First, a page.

Hundreds of patients have now flocked to Stanford Health Care’s long COVID-19 clinic in hopes of finding relief from the unusual symptoms that plague them.
More than 85% have fatigue, which can make it difficult or impossible to get through a normal day, said Dr. Hector Bonilla, co-director of Stanford Health Care’s Post-Acute COVID-19 Syndrome Clinic, which opened its doors in May 2021. They also report brain fog, sleep disturbances, or dysregulation of the autonomic nervous system, which can cause their body temperature to fluctuate, their heart to race, or cause them to faint when they stand up quickly. Some 30% to 40% of them have symptoms that are so severe, getting out of bed is a struggle, Bonilla said.
While COVID-19 is newer virus on the global stage, this strange constellation of symptoms are familiar to Bonilla, who has spent years working with chronic fatigue syndrome patients, also referred to sometimes as myalgic encephalomyelitis (ME),which affects as many as 2.5 million Americans.
Often, these patients also had a flu-like illness before their ME symptoms began, and experts suspect an infection may trigger the condition.
For decades, doctors around the world have noted sporadic outbreaks of ME/CFS-like illness in people who appeared healthy but who were experiencing debilitating symptoms such as unrelenting fatigue, muscle pain, sore lymph nodes and brain fog. Several viruses and infections have been linked to ME/CFS and other post-acute infection syndromes including Epstein-Barr virus, Ross River virus, and a bacterial infection, Coxiella burnetii, sometimes referred to as Q fever.
A cure for ME/CFS has been elusive, and while some patients improve, others never regain their normal function. But because of the similarities between these conditions and long COVID, which is garnering significant attention from the medical community, that may soon change.
In 2021 the federal government allocated $1.15 billion in discretionary funding to long-COVID research to better understand its causes and uncover better ways to treat it. But these efforts have yet to result in an active clinical trial for treatments. Now, researchers at Stanford hope they’re closing in on answers that will unravel the mysteries of all these conditions.
Researchers still don’t know whether symptoms of long COVID will eventually disappear because not enough time has elapsed to fully understand its impacts. Experts also don’t know how many people are affected by the disorder and estimates vary between 5% and 30% of people who contract the virus. All told, it may affect as many as 65 million people worldwide.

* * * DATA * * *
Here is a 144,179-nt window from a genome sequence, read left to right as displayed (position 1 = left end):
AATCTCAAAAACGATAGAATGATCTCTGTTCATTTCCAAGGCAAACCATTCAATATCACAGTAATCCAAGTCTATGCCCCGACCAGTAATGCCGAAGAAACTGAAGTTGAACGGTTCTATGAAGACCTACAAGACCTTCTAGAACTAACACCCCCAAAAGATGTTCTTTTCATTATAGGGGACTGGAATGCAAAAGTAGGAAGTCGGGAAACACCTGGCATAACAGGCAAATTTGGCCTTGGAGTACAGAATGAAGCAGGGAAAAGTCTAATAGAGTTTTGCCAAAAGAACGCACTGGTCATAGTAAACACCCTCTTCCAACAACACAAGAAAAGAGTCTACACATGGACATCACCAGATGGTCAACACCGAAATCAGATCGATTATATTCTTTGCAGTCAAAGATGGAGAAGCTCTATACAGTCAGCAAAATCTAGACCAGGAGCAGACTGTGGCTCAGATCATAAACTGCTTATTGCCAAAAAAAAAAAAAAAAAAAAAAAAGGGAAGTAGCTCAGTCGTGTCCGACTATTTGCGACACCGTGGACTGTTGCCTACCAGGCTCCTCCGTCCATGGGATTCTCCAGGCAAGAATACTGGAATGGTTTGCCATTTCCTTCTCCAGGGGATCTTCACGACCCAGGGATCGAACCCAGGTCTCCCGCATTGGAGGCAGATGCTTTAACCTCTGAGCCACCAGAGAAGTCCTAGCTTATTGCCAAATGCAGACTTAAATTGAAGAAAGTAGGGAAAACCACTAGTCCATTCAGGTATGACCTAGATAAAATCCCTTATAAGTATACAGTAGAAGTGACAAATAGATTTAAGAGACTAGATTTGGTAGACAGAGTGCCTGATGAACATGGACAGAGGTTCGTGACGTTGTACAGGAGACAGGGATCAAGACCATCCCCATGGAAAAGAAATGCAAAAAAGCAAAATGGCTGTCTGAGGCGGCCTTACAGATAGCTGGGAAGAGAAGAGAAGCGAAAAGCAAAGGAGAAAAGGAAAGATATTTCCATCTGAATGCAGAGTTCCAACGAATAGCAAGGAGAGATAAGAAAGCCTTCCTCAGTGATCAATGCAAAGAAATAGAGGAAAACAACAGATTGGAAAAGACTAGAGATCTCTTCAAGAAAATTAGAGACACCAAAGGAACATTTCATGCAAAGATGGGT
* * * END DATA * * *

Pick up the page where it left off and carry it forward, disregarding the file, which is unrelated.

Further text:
Long COVID — By the numbers
Long COVID patients who report having limitations in their day-to-day activities, according to a Household Pulse Survey.
Active clinical trials worldwide (phases 1-3) listed on clinicaltrials.gov that are testing drugs for long COVID.
The WHO defines long COVID as “development of new symptoms three months after the initial SARS-CoV-2 infection, with these symptoms lasting for at least two months with no other explanation.”
The condition is linked to more than 200-plus symptoms, and occurs both in people who had severe COVID-19 infections that required hospitalization and those only sick with mild or asymptomatic infections, Bonilla said.
One recent JAMA Internal Medicine study found that the condition is more common in women — roughly two thirds of those being treated at the Stanford clinic are female — as well as in people over age 40, smokers, and people with a body mass index in the obese range. Patients who have more severe COVID infections are also at higher risk, but not everyone who develops the condition has these risk factors or underlying health problems.
Around 85% of the patients treated at the Stanford clinic were never hospitalized for COVID, Bonilla said.
“Something interesting that we see is people who have mild COVID and they recover completely, but weeks later they develop symptoms that have been correlated with long COVID symptoms,” he said.
A lurking problem
Much like patients with ME/CFS, some long COVID patients are still treated with skepticism, largely because people with the condition don’t look sick.
“The patient looks good. The labs are normal, but the patient feels awful,” Bonilla said.